Great Canadia Trails: Le P’tit Train du Nord

Cycle the famous rail trail through charming villages of Quebec’s Laurentians with Great Canadian Trails.

Just north of Montreal lies the longest park of its kind in Canada. “Le P’tit Train du Nord” (Little Train of the North) linear park features a 200-km cycle path built over an old railway line from Saint-Jérôme to Mont-Laurier. It is a gentle, mostly crushed gravel trail that takes you along an old settler’s route through lush “Laurentides” countryside, charming villages and abandoned-but-restored train stations. Unlike many rail trails which are laid out in straight lines, this trail curves around rivers, lakes, and the base of mountains. Shuttles drop off your luggage at B&B’s every day, while refreshments and meals are available in villages along the way.


Please consult the latest updates from the Government of Canada, as well as your province/territory, your municipality and the organization that manages your chosen section of the Trail.We strongly encourage everyone using trails in our network to abide by all public health guidelines.

Overview | Inclusions

Duration: 5 days

Activities: Self-guided cycling

Accommodation: 4 nights hotel or B&B

Meals: 4 breakfasts, 1 dinner

What’s included

  • 4-night accommodation with private facilities (twin share)
  • 4 breakfasts, 1 dinner
  • Hybrid bicycle rental including helmet, 2 panniers, lock, and basic repair kit
  • Daily luggage transfer
  • Information pack including route notes & maps
  • Emergency hotline
  • Transfers as indicated in the itinerary
  • $50 donation to Trans Canada Trail

 What’s not included

  • Travel to/from Saint-Jerome
  • Guide (this is a self-guided tour)
  • Personal expenses and any expense not mentioned in the itinerary
  • Optional activities and/or entrance fees
  • Airfare, visas, applicable taxes, travel insurance (required)

Book your self-guided journey now!


Photo: Great Canadian Trails

Day 1      Arrive Saint-Jérôme

Make your way to the regional capital of the Laurentians and kilometre zero of the P’tit Train du Nord.

Day 2      Mont-Laurier to Nominingue (55 km)

Collect your bikes and transfer north to the trail’s end in Mont-Laurier. Then cycle your way toward Nominingue via Lac-des-Écorces and Lac-Saguay.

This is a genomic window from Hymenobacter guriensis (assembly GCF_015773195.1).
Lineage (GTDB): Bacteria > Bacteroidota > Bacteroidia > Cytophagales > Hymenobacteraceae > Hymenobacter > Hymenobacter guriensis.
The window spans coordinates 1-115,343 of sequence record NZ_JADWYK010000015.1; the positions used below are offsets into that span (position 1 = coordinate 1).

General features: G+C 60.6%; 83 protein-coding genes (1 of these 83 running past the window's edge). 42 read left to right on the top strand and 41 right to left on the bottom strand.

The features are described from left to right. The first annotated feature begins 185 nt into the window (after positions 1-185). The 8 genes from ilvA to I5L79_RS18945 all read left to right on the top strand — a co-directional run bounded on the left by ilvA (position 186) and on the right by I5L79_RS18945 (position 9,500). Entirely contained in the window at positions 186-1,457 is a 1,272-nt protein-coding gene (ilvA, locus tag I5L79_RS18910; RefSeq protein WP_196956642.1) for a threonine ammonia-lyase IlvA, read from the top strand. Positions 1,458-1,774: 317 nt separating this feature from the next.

Day 3      Nominingue to Mont-Tremblant (60 km)

Explore Nominingue’s wharf area before hitting the Trail to continue south to Mont-Tremblant. Enjoy beautiful scenery along the way and consider stopping in charming Rivière-Rouge and Labelle.

Day 4      Mont-Tremblant to Val-David (49 km)

Today’s ride takes you through the towns of Saint-Faustin-Lac-Carré and Sainte-Agathe-des-Monts.

Day 5      Val-David to Saint-Jérôme (42 km)

Cycle through the town of Piedmont and Prévost before arriving back in Saint-Jérôme.


Getting there

  • By car, Saint-Jérôme is approximately 1 hour north by car from Montreal via Autoroute 15N.
  • Parking If you chose to drive to Saint-Jérôme, you can leave your car at the parking lot where you pick up your bicycle rental.
  • By bus, daily service across the Laurentians is available from Montreal.
  • By train, Saint-Jérôme is serviced by Réseau de Transport Métropolitain
  • By air, the nearest international airport is Mon­treal’s Pierre-Elliott Trudeau International Airport (YUL), approximately one hour away by road.

Book your self-guided journey now!


Great Canadian Trails: A note on self-guided adventures

Self-guided cycling requires individuals to use problem-solving skills, to be adaptable and to have a keen eye. It’s recommended that individuals are comfortable reading a map and referring to route notes, while having a good sense of direction (or are willing to work on improving this!).

Sometimes route finding, losing your way, and asking the locals for help are all part of the adventure. If you’ve never been on a self-guided trip, you’ll get the hang of it after the first couple of days, as the vast majority of first-time travellers with Great Canadian Trails attest.

Written route-finding materials issued by Great Canadian Trails are updated regularly. Great Canadian Trails provides a seven-day service hotline to help solve problems and answer questions.

Why travel with Great Canadian Trails?

Expertise: They’re a team of hikers and cyclists who have explored or live in the region.

Great value: Quality services at the best price means great value for your money.

ECO friendly: Great Canadian Trails are committed to responsible travel and true sustainability. They aim to “leave no trace” in both an environmental and cultural sense.